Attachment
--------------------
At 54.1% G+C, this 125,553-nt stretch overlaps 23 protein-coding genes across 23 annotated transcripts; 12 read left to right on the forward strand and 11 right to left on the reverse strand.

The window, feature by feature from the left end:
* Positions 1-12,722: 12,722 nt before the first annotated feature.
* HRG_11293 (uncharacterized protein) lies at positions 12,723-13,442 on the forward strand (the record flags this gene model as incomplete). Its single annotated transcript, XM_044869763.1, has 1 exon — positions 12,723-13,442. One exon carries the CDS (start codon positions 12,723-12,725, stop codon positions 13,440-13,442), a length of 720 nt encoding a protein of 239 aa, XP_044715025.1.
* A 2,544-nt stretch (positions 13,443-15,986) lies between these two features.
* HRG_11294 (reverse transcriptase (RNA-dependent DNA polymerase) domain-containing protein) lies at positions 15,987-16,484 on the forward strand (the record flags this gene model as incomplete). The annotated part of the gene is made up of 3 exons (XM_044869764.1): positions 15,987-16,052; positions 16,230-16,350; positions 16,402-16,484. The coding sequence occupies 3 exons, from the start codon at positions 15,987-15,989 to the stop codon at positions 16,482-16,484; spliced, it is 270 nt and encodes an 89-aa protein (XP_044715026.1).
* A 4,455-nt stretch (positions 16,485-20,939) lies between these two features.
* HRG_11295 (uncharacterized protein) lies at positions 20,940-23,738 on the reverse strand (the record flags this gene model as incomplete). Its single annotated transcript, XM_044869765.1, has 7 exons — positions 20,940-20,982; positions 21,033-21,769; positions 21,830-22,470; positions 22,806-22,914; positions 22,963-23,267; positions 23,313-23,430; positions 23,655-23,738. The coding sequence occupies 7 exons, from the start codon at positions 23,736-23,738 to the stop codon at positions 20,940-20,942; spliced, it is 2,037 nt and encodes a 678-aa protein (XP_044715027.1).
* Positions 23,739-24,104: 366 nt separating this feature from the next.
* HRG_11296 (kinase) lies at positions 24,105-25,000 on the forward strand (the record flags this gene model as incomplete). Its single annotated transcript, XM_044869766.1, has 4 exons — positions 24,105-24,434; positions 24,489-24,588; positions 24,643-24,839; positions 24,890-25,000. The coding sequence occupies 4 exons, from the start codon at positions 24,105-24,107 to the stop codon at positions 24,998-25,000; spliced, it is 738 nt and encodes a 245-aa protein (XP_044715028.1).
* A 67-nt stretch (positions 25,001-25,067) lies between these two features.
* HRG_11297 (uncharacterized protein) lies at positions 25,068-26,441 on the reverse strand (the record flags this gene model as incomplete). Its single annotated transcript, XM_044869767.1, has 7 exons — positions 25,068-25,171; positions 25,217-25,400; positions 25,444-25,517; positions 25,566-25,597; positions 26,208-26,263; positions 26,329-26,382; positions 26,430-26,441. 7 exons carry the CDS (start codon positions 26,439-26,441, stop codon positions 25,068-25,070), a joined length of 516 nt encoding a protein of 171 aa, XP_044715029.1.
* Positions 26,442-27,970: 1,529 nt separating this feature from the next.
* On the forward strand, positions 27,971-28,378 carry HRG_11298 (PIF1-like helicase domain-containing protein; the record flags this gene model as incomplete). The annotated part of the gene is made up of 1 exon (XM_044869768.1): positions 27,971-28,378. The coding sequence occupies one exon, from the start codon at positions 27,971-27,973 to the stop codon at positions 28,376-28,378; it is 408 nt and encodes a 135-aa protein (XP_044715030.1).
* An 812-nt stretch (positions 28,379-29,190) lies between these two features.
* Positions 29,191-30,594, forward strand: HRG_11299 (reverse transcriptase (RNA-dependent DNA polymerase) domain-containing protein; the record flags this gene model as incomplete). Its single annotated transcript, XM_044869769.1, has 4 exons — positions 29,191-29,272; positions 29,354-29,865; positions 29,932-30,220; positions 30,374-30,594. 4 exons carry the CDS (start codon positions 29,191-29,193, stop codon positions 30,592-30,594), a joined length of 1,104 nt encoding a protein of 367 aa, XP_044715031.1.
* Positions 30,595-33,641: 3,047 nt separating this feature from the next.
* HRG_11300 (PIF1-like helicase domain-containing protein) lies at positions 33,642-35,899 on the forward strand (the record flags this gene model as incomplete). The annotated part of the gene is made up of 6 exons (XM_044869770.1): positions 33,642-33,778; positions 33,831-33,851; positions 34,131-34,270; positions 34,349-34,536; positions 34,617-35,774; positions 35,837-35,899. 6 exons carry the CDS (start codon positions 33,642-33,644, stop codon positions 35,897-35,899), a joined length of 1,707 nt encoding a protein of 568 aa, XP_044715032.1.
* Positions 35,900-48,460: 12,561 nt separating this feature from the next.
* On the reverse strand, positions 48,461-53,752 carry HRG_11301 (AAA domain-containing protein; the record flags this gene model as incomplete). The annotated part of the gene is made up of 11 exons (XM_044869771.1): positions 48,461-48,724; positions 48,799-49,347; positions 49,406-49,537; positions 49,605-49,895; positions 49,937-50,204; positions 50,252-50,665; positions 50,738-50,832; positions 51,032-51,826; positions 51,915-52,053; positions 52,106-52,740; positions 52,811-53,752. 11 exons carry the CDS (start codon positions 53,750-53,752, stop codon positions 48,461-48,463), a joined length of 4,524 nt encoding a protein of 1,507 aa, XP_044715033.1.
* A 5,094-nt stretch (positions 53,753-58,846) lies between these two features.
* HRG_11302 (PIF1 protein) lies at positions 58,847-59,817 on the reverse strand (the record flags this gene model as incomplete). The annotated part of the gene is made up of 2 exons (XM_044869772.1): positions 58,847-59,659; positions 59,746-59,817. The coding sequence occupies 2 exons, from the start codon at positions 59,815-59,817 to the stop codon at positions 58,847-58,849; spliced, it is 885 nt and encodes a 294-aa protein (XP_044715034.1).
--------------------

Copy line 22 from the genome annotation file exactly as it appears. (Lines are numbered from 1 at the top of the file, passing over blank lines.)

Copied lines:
* HRG_11302 (PIF1 protein) lies at positions 58,847-59,817 on the reverse strand (the record flags this gene model as incomplete). The annotated part of the gene is made up of 2 exons (XM_044869772.1): positions 58,847-59,659; positions 59,746-59,817. The coding sequence occupies 2 exons, from the start codon at positions 59,815-59,817 to the stop codon at positions 58,847-58,849; spliced, it is 885 nt and encodes a 294-aa protein (XP_044715034.1).